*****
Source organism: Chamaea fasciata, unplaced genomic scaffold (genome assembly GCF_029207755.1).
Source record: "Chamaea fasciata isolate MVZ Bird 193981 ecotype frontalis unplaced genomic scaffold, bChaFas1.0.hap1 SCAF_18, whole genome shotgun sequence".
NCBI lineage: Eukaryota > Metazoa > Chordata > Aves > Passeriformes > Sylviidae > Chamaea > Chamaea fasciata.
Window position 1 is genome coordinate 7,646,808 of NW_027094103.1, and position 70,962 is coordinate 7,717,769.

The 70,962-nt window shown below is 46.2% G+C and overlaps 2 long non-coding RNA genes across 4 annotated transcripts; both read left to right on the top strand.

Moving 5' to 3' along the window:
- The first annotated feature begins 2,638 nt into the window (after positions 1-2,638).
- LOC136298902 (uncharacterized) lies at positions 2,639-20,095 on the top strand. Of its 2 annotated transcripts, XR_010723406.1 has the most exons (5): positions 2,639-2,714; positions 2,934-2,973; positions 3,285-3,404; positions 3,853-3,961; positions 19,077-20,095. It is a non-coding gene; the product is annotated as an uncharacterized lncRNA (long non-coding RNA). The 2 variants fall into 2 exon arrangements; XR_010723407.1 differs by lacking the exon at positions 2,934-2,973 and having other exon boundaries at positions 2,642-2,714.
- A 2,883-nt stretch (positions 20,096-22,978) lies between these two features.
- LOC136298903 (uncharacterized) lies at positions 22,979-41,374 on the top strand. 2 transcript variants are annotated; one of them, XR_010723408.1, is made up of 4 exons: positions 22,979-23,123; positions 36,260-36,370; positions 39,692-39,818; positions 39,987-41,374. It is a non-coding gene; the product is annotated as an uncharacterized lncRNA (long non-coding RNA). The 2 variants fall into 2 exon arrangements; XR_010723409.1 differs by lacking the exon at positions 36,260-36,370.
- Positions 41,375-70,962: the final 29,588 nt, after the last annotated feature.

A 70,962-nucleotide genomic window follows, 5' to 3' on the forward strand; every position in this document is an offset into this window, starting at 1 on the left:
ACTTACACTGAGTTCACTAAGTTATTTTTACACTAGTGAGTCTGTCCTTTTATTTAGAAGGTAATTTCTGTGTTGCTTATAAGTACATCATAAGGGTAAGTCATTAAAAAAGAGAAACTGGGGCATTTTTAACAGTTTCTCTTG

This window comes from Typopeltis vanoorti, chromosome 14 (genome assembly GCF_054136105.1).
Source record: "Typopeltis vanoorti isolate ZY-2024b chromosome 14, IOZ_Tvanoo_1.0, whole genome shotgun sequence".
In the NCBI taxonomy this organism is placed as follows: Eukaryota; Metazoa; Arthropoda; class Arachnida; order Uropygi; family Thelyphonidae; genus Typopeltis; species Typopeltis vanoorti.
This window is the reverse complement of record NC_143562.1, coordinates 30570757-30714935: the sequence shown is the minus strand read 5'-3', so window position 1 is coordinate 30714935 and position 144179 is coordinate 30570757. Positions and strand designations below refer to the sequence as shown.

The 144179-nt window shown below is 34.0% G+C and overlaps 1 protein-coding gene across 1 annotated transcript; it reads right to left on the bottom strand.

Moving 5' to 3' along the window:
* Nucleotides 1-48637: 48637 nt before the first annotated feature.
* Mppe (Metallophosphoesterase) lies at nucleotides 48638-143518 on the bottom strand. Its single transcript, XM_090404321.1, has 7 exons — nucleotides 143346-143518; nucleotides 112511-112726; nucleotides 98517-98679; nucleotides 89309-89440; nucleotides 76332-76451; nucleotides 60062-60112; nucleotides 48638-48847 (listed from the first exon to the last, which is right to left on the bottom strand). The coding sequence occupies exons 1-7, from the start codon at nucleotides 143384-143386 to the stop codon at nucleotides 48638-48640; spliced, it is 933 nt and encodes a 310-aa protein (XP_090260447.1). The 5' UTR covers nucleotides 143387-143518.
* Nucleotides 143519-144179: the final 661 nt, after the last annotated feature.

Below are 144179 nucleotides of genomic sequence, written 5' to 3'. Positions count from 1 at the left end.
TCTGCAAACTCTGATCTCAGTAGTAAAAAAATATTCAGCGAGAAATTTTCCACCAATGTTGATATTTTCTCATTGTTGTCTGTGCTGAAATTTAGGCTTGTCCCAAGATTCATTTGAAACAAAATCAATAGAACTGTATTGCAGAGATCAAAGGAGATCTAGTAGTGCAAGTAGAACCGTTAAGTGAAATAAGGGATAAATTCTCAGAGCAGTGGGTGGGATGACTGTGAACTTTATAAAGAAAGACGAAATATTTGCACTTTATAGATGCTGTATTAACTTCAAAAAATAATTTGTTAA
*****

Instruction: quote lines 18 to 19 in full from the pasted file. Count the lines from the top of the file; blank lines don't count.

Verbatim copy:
The 144179-nt window shown below is 34.0% G+C and overlaps 1 protein-coding gene across 1 annotated transcript; it reads right to left on the bottom strand.

Moving 5' to 3' along the window: